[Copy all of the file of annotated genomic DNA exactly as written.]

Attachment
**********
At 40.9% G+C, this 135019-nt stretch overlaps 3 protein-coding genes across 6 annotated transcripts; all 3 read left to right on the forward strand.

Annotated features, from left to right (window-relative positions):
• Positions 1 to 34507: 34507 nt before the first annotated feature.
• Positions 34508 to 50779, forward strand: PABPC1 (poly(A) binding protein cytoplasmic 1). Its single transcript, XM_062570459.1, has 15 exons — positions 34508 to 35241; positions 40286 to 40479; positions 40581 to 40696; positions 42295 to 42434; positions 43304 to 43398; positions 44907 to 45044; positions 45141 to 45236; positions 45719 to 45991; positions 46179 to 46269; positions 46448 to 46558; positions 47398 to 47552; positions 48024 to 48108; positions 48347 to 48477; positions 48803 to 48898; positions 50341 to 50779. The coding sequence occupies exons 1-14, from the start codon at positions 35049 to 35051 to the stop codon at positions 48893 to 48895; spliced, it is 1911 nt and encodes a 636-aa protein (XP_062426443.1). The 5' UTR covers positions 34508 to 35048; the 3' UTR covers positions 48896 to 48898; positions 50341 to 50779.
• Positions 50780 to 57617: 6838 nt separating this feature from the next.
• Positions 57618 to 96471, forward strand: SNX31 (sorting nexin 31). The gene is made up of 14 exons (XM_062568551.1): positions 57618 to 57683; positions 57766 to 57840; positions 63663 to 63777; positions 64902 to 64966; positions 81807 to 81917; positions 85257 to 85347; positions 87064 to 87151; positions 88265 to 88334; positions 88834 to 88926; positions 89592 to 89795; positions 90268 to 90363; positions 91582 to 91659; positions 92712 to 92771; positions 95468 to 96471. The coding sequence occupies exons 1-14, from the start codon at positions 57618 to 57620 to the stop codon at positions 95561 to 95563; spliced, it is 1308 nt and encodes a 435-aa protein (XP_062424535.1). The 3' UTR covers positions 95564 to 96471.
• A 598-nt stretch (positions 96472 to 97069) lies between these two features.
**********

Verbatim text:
At 40.9% G+C, this 135019-nt stretch overlaps 3 protein-coding genes across 6 annotated transcripts; all 3 read left to right on the forward strand.

Annotated features, from left to right (window-relative positions):
• Positions 1 to 34507: 34507 nt before the first annotated feature.
• Positions 34508 to 50779, forward strand: PABPC1 (poly(A) binding protein cytoplasmic 1). Its single transcript, XM_062570459.1, has 15 exons — positions 34508 to 35241; positions 40286 to 40479; positions 40581 to 40696; positions 42295 to 42434; positions 43304 to 43398; positions 44907 to 45044; positions 45141 to 45236; positions 45719 to 45991; positions 46179 to 46269; positions 46448 to 46558; positions 47398 to 47552; positions 48024 to 48108; positions 48347 to 48477; positions 48803 to 48898; positions 50341 to 50779. The coding sequence occupies exons 1-14, from the start codon at positions 35049 to 35051 to the stop codon at positions 48893 to 48895; spliced, it is 1911 nt and encodes a 636-aa protein (XP_062426443.1). The 5' UTR covers positions 34508 to 35048; the 3' UTR covers positions 48896 to 48898; positions 50341 to 50779.
• Positions 50780 to 57617: 6838 nt separating this feature from the next.
• Positions 57618 to 96471, forward strand: SNX31 (sorting nexin 31). The gene is made up of 14 exons (XM_062568551.1): positions 57618 to 57683; positions 57766 to 57840; positions 63663 to 63777; positions 64902 to 64966; positions 81807 to 81917; positions 85257 to 85347; positions 87064 to 87151; positions 88265 to 88334; positions 88834 to 88926; positions 89592 to 89795; positions 90268 to 90363; positions 91582 to 91659; positions 92712 to 92771; positions 95468 to 96471. The coding sequence occupies exons 1-14, from the start codon at positions 57618 to 57620 to the stop codon at positions 95561 to 95563; spliced, it is 1308 nt and encodes a 435-aa protein (XP_062424535.1). The 3' UTR covers positions 95564 to 96471.
• A 598-nt stretch (positions 96472 to 97069) lies between these two features.